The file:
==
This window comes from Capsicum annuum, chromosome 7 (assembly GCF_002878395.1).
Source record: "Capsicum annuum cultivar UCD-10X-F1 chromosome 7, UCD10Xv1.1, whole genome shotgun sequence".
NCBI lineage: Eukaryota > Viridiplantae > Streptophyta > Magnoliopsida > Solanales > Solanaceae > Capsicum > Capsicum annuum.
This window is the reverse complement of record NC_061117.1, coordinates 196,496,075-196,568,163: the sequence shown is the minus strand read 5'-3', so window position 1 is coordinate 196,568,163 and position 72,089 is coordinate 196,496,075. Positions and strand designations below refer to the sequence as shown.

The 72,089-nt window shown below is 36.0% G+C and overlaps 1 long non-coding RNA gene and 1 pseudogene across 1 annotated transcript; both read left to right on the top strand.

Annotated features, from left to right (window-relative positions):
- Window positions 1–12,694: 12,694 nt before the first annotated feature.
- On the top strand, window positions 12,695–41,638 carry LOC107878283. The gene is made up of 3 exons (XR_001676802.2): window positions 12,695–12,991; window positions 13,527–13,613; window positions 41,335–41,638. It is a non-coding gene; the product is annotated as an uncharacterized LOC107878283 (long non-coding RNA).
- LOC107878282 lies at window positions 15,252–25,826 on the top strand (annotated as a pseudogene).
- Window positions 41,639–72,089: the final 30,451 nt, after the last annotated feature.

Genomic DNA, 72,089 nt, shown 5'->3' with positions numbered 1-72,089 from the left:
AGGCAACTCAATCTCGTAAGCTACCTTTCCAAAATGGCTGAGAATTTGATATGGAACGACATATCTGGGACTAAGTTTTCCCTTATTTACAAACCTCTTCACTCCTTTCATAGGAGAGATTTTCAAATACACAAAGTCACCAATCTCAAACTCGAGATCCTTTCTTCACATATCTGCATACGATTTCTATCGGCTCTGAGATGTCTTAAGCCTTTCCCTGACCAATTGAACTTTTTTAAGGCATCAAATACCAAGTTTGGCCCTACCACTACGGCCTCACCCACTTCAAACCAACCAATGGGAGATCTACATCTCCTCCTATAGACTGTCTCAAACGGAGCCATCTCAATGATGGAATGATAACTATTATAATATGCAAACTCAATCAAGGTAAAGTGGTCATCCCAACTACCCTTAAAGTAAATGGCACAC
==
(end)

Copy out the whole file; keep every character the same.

This window comes from Capsicum annuum, chromosome 7 (assembly GCF_002878395.1).
Source record: "Capsicum annuum cultivar UCD-10X-F1 chromosome 7, UCD10Xv1.1, whole genome shotgun sequence".
NCBI lineage: Eukaryota > Viridiplantae > Streptophyta > Magnoliopsida > Solanales > Solanaceae > Capsicum > Capsicum annuum.
This window is the reverse complement of record NC_061117.1, coordinates 196,496,075-196,568,163: the sequence shown is the minus strand read 5'-3', so window position 1 is coordinate 196,568,163 and position 72,089 is coordinate 196,496,075. Positions and strand designations below refer to the sequence as shown.

The 72,089-nt window shown below is 36.0% G+C and overlaps 1 long non-coding RNA gene and 1 pseudogene across 1 annotated transcript; both read left to right on the top strand.

Annotated features, from left to right (window-relative positions):
- Window positions 1–12,694: 12,694 nt before the first annotated feature.
- On the top strand, window positions 12,695–41,638 carry LOC107878283. The gene is made up of 3 exons (XR_001676802.2): window positions 12,695–12,991; window positions 13,527–13,613; window positions 41,335–41,638. It is a non-coding gene; the product is annotated as an uncharacterized LOC107878283 (long non-coding RNA).
- LOC107878282 lies at window positions 15,252–25,826 on the top strand (annotated as a pseudogene).
- Window positions 41,639–72,089: the final 30,451 nt, after the last annotated feature.

Genomic DNA, 72,089 nt, shown 5'->3' with positions numbered 1-72,089 from the left:
AGGCAACTCAATCTCGTAAGCTACCTTTCCAAAATGGCTGAGAATTTGATATGGAACGACATATCTGGGACTAAGTTTTCCCTTATTTACAAACCTCTTCACTCCTTTCATAGGAGAGATTTTCAAATACACAAAGTCACCAATCTCAAACTCGAGATCCTTTCTTCACATATCTGCATACGATTTCTATCGGCTCTGAGATGTCTTAAGCCTTTCCCTGACCAATTGAACTTTTTTAAGGCATCAAATACCAAGTTTGGCCCTACCACTACGGCCTCACCCACTTCAAACCAACCAATGGGAGATCTACATCTCCTCCTATAGACTGTCTCAAACGGAGCCATCTCAATGATGGAATGATAACTATTATAATATGCAAACTCAATCAAGGTAAAGTGGTCATCCCAACTACCCTTAAAGTAAATGGCACAC